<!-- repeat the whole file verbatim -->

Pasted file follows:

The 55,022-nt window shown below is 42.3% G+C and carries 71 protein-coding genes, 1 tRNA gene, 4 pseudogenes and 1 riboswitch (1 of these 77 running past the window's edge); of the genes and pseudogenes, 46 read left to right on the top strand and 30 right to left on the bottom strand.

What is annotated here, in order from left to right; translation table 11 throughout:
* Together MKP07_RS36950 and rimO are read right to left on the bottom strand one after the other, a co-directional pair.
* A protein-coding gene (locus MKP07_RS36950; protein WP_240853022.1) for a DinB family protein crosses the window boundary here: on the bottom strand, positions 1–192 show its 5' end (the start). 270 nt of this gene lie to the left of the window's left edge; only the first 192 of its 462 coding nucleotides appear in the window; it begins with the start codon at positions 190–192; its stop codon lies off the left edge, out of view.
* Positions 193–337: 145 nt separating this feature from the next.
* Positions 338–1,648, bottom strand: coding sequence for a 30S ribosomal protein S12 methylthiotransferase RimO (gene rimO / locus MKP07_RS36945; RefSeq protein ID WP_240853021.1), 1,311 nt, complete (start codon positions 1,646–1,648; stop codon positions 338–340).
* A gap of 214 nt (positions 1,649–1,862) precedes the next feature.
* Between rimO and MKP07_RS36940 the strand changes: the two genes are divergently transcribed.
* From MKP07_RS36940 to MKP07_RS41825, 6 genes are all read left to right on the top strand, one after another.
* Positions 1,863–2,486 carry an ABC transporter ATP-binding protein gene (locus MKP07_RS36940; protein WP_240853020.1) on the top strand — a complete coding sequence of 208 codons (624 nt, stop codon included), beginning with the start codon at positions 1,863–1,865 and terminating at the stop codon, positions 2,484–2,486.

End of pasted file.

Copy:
The 55,022-nt window shown below is 42.3% G+C and carries 71 protein-coding genes, 1 tRNA gene, 4 pseudogenes and 1 riboswitch (1 of these 77 running past the window's edge); of the genes and pseudogenes, 46 read left to right on the top strand and 30 right to left on the bottom strand.

What is annotated here, in order from left to right; translation table 11 throughout:
* Together MKP07_RS36950 and rimO are read right to left on the bottom strand one after the other, a co-directional pair.
* A protein-coding gene (locus MKP07_RS36950; protein WP_240853022.1) for a DinB family protein crosses the window boundary here: on the bottom strand, positions 1–192 show its 5' end (the start). 270 nt of this gene lie to the left of the window's left edge; only the first 192 of its 462 coding nucleotides appear in the window; it begins with the start codon at positions 190–192; its stop codon lies off the left edge, out of view.
* Positions 193–337: 145 nt separating this feature from the next.
* Positions 338–1,648, bottom strand: coding sequence for a 30S ribosomal protein S12 methylthiotransferase RimO (gene rimO / locus MKP07_RS36945; RefSeq protein ID WP_240853021.1), 1,311 nt, complete (start codon positions 1,646–1,648; stop codon positions 338–340).
* A gap of 214 nt (positions 1,649–1,862) precedes the next feature.
* Between rimO and MKP07_RS36940 the strand changes: the two genes are divergently transcribed.
* From MKP07_RS36940 to MKP07_RS41825, 6 genes are all read left to right on the top strand, one after another.
* Positions 1,863–2,486 carry an ABC transporter ATP-binding protein gene (locus MKP07_RS36940; protein WP_240853020.1) on the top strand — a complete coding sequence of 208 codons (624 nt, stop codon included), beginning with the start codon at positions 1,863–1,865 and terminating at the stop codon, positions 2,484–2,486.